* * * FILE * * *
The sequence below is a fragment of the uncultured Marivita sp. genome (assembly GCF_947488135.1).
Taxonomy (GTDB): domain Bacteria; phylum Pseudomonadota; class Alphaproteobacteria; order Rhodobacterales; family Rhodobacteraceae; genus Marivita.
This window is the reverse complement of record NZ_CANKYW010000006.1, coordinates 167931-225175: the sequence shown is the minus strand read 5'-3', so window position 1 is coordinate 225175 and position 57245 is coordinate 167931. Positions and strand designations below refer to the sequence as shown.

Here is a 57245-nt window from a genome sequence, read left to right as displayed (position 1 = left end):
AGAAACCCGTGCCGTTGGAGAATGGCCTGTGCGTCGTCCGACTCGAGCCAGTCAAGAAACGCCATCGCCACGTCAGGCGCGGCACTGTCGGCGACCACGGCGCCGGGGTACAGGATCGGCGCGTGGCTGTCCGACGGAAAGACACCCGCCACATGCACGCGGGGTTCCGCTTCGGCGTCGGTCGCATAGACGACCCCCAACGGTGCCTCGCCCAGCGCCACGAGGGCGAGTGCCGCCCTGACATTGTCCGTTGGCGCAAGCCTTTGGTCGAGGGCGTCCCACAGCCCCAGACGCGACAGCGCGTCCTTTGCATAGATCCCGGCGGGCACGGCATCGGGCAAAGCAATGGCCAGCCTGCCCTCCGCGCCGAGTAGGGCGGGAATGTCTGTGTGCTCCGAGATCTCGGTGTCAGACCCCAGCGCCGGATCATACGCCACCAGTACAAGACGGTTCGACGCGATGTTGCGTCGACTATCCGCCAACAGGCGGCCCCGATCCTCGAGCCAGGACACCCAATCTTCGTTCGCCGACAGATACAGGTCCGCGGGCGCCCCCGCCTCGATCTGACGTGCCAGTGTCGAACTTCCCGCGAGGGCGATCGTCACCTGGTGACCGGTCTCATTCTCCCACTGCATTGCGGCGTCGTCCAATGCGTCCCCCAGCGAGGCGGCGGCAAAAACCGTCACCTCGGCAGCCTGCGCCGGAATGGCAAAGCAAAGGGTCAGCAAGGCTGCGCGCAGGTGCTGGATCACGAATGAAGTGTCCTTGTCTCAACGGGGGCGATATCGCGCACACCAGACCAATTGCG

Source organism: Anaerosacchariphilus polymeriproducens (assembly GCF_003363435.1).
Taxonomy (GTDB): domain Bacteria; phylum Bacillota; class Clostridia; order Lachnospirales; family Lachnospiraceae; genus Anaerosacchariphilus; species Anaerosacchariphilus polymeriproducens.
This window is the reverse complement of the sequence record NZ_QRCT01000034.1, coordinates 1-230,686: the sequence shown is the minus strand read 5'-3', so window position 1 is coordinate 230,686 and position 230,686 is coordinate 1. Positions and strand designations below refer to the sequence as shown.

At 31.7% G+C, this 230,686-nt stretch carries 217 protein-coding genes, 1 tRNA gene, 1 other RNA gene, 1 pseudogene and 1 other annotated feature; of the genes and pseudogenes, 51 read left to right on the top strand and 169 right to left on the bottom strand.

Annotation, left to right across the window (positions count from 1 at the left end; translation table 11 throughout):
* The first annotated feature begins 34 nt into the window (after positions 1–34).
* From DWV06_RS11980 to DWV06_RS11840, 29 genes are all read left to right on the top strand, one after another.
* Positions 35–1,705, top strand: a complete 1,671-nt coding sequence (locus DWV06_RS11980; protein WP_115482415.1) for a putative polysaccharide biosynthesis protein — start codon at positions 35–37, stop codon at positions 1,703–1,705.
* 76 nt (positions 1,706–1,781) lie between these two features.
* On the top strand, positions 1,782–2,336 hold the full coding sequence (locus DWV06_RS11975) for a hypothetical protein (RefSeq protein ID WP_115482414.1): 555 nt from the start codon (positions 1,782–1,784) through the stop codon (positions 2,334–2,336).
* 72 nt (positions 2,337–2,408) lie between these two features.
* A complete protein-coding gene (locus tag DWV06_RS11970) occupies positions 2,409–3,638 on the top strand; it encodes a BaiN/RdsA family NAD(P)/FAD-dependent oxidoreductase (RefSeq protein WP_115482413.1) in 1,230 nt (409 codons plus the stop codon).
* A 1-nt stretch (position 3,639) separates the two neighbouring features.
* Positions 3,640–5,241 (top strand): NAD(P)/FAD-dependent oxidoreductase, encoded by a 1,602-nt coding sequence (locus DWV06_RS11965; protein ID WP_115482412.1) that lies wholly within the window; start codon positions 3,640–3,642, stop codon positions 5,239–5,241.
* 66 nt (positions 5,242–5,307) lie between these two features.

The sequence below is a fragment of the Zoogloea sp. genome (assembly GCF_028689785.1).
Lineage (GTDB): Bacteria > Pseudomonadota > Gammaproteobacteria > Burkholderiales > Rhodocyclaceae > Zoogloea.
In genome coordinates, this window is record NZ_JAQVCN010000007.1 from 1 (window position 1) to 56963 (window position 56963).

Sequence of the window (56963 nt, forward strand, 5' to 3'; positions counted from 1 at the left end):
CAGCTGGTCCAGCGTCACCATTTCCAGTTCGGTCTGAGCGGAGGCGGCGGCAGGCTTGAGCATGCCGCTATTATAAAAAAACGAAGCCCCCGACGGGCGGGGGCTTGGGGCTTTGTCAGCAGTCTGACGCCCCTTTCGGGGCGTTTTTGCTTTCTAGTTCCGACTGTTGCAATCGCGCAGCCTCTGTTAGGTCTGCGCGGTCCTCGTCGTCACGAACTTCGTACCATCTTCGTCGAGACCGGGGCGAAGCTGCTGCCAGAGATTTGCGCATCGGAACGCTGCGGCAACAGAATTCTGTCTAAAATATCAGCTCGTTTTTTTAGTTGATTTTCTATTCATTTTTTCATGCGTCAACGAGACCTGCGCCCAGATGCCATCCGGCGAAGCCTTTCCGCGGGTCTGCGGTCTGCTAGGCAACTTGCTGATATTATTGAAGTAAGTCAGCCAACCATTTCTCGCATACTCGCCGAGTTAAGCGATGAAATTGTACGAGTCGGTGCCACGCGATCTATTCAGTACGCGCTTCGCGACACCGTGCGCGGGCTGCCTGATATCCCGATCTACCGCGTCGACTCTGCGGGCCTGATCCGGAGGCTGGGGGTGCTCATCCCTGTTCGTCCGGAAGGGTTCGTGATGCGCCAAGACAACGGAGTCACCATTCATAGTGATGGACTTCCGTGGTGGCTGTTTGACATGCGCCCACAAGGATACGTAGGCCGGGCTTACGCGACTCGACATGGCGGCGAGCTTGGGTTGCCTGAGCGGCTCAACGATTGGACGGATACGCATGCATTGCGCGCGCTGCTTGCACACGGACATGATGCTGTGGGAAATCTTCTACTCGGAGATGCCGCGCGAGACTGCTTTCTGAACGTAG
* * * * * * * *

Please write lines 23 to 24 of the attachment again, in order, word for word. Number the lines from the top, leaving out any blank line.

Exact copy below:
In genome coordinates, this window is record NZ_JAQVCN010000007.1 from 1 (window position 1) to 56963 (window position 56963).

Sequence of the window (56963 nt, forward strand, 5' to 3'; positions counted from 1 at the left end):